Saturday, November 24, 2012

Pre-Code Parade: DAYBREAK (1931)

Ramon Novarro is an actor identified with silent film who may be thought not to have survived the transition to sound. But like many of his peers his decline was slow and not initially perceived as a decline. He remained a top-rank star at M-G-M until 1934 but faded soon after leaving the studio. Of his talkies, the one most likely to have been seen by modern audiences is the Greta Garbo vehicle Mata Hari, which doesn't really show Novarro to advantage. Garbo was arguably too much woman for the boyish Mexican, despite his billing as a great Latin lover. If Jacques Feyder's film of an Arthur Schnitzler story -- the same author provided source material for Kubrick's Eyes Wide Shut -- proves anything, it's that Novarro works better, seems more plausible, when paired with more winsome, even mousier leading ladies. His partner here is Helen Chandler, the leading lady of Tod Browning's Dracula, and there's some pathos for the knowledgeable in watching these two, both doomed to gruesome futures -- Chandler disfigured by fire, Novarro tortured to death by hustlers -- as a charming couple in this bonbon of a picture. Chandler is a humble piano teacher who catches the eye of Novarro's irresponsible young officer in the waning days of the dear old Habsburg Empire. Novarro makes a conquest of her, as if to prove something to himself, and makes the calamitous blunder of leaving money for her the morning after. The shame hardens Chandler, who soon hooks up with the wealthier but profoundly less attractive Jean Hersholt. When Novarro has a run of luck at the gambling table at Hersholt's expense, Chandler changes loyalties again. When luck turns against Novarro, and he goes deep into debt to keep playing, he faces the gentleman's dilemma. In Franz Josef's army, a gentleman is expected to pay his gambling debts at daybreak the following morning. We've seen an example of what's to be done if you can't pay; a brother officer has killed himself earlier in the picture. Novarro's rich uncle (C. Aubrey Smith) is willing to put up the money, but demands that the boy clean up his act and make a respectable marriage to a woman who repels him. Novarro decides he would rather die, but will he?...

Feyder, an acclaimed French director playing out his M-G-M contract before returning home, does nothing special here. There are hints from publicity that Novarro had considerable creative control over this project. Whether that's true, there's definitely a sense, absent from Mata Hari, that Novarro is in his element. While Ben-Hur is by far his best known silent success, a more characteristic triumph was Ernst Lubitsch's Student Prince in Old Heidelberg. Though not a European, Novarro somehow seems a natural as a military man in times and places where armies seemed more like college fraternities and duty required little more than looking good in uniform. As Smith reminds him in Daybreak, Novarro has no training for any other work and would probably be hopeless in business. In uniform, he's a strutting charmer, and one suspects that the actor's own enjoyment of uniforms shines through in his costume pictures -- though he was also popular nearly naked as various kinds of "pagan." In this talkie, at least, you can understand some of Novarro's peak popularity. He's masterful in a scene when he climbs a table to hustle money from his brother officers to cover the hospital expenses of one's clandestinely pregnant girl. With Garbo he couldn't be the aggressor, but in one of his own star vehicles he has a cocky vitality that plays well against the initially meek Chandler. There's something adorable about her embittered attempt to play a kind of vamp (was she typed?) after her humiliation; you know she doesn't really have it in her. She and Novarro have good chemistry, particularly in Feyder's best-shot scene: a sequence of tracking shots as Novarro first rides a coach down a street, pursuing a huffily walking Chandler, then trades places to walk as she rides, only to run stumblingly to keep up as Chandler orders the coachman to drive faster until she finally relents and lets him ride with her.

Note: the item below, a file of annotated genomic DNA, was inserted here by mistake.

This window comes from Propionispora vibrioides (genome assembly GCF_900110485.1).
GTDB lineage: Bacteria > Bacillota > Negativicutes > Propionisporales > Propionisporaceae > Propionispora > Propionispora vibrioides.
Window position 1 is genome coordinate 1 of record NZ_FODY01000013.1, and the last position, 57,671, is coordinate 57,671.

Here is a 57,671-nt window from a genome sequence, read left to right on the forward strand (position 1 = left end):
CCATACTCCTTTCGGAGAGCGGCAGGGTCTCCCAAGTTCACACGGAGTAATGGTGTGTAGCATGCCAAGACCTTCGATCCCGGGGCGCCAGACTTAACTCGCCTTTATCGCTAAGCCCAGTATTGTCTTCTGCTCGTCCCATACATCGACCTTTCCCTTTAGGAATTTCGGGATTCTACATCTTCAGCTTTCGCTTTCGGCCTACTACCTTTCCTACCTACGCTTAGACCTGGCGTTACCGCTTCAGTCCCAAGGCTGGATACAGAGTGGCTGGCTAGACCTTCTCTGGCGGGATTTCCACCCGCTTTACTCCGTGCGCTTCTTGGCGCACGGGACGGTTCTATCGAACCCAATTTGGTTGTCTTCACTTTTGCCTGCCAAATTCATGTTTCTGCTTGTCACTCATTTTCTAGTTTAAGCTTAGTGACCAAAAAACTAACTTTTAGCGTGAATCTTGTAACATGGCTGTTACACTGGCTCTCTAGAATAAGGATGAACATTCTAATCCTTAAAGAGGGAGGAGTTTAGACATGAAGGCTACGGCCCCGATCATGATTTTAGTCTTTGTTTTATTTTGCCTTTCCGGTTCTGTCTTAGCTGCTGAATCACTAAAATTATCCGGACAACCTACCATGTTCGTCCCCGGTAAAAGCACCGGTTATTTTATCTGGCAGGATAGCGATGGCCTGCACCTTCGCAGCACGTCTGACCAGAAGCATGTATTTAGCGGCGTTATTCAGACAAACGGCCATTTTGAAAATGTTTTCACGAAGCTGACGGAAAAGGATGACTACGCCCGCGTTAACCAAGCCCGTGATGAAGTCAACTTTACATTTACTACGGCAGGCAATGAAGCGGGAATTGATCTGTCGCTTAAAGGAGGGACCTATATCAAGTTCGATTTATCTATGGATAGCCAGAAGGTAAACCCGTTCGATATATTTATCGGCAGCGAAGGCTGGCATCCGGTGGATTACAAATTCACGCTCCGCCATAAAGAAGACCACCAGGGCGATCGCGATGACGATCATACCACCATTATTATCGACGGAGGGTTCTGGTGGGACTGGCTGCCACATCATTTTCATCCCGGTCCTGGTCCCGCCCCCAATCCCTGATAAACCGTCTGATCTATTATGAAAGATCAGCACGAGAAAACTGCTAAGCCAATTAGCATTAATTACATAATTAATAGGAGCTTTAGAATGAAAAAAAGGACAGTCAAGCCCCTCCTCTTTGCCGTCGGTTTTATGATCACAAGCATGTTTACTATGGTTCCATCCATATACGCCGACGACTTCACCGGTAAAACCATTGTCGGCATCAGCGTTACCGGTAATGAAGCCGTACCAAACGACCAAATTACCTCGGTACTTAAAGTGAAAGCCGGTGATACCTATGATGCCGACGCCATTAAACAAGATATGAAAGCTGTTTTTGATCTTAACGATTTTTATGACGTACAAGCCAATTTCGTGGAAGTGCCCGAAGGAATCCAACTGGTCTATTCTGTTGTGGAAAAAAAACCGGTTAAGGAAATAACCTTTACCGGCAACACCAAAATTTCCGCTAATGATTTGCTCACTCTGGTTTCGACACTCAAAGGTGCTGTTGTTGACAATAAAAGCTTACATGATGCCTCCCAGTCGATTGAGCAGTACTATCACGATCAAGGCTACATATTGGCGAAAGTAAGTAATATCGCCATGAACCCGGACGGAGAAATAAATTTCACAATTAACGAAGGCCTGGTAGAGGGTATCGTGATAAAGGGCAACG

This is the sort of material that was assumed obsolete with the Depression, but Daybreak proves that it still had life in it. There's even a whiff of genuine Pre-Code -- though it may come straight from Schnitzler for all I know -- in a barracks bath scene where Novarro, soaking in a tub, notices that his orderly, who's been helping scrub him, is wearing a pair of Novarro's underwear over his own trousers. They'd shrunk in the washing, the lackey explains, and he was only trying to stretch them back out. Do you like them? Novarro asks. "They're wonderful," the minion confesses before Novarro throws a wet towel at him. Given Novarro's own reported homosexuality, modern viewers may involuntarily activate their "gaydar" when watching his movies, but a scene like this throws any gaydar on another character, and regardless of what you know or otherwise suspect about the actor an openminded viewer should find his romance with Chandler easy to accept. The man could act. Daybreak is feather-lite fare despite its tease of suicide, but it could well knock over a skeptic's resistance to Ramon Novarro's starry charm.

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